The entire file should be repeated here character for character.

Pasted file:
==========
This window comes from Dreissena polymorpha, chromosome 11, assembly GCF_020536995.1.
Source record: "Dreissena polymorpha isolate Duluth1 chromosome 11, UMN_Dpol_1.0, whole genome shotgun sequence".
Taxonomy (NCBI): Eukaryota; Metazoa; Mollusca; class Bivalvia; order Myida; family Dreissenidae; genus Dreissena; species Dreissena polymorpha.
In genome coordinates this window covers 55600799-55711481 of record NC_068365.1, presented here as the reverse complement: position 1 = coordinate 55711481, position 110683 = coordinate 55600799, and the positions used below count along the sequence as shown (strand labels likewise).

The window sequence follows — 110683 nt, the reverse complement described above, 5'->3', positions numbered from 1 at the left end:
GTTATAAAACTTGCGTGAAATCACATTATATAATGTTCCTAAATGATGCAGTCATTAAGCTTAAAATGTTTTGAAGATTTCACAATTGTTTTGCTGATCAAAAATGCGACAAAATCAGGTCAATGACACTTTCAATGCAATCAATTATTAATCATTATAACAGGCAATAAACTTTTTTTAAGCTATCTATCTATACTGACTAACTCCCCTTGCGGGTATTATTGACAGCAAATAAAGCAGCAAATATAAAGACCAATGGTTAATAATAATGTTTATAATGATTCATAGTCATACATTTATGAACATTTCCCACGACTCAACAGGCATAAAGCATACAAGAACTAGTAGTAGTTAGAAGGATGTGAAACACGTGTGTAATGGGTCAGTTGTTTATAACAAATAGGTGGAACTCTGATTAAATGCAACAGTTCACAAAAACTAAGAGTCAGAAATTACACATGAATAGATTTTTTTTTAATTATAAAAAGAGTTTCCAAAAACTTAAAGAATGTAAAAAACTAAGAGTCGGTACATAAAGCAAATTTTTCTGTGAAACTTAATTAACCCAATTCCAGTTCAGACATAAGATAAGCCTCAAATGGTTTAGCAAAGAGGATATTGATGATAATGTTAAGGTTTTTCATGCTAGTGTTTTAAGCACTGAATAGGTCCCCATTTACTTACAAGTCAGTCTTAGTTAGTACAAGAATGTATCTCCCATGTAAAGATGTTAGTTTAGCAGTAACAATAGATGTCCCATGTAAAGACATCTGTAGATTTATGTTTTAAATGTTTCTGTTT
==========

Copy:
This window comes from Dreissena polymorpha, chromosome 11, assembly GCF_020536995.1.
Source record: "Dreissena polymorpha isolate Duluth1 chromosome 11, UMN_Dpol_1.0, whole genome shotgun sequence".
Taxonomy (NCBI): Eukaryota; Metazoa; Mollusca; class Bivalvia; order Myida; family Dreissenidae; genus Dreissena; species Dreissena polymorpha.
In genome coordinates this window covers 55600799-55711481 of record NC_068365.1, presented here as the reverse complement: position 1 = coordinate 55711481, position 110683 = coordinate 55600799, and the positions used below count along the sequence as shown (strand labels likewise).

The window sequence follows — 110683 nt, the reverse complement described above, 5'->3', positions numbered from 1 at the left end:
GTTATAAAACTTGCGTGAAATCACATTATATAATGTTCCTAAATGATGCAGTCATTAAGCTTAAAATGTTTTGAAGATTTCACAATTGTTTTGCTGATCAAAAATGCGACAAAATCAGGTCAATGACACTTTCAATGCAATCAATTATTAATCATTATAACAGGCAATAAACTTTTTTTAAGCTATCTATCTATACTGACTAACTCCCCTTGCGGGTATTATTGACAGCAAATAAAGCAGCAAATATAAAGACCAATGGTTAATAATAATGTTTATAATGATTCATAGTCATACATTTATGAACATTTCCCACGACTCAACAGGCATAAAGCATACAAGAACTAGTAGTAGTTAGAAGGATGTGAAACACGTGTGTAATGGGTCAGTTGTTTATAACAAATAGGTGGAACTCTGATTAAATGCAACAGTTCACAAAAACTAAGAGTCAGAAATTACACATGAATAGATTTTTTTTTAATTATAAAAAGAGTTTCCAAAAACTTAAAGAATGTAAAAAACTAAGAGTCGGTACATAAAGCAAATTTTTCTGTGAAACTTAATTAACCCAATTCCAGTTCAGACATAAGATAAGCCTCAAATGGTTTAGCAAAGAGGATATTGATGATAATGTTAAGGTTTTTCATGCTAGTGTTTTAAGCACTGAATAGGTCCCCATTTACTTACAAGTCAGTCTTAGTTAGTACAAGAATGTATCTCCCATGTAAAGATGTTAGTTTAGCAGTAACAATAGATGTCCCATGTAAAGACATCTGTAGATTTATGTTTTAAATGTTTCTGTTT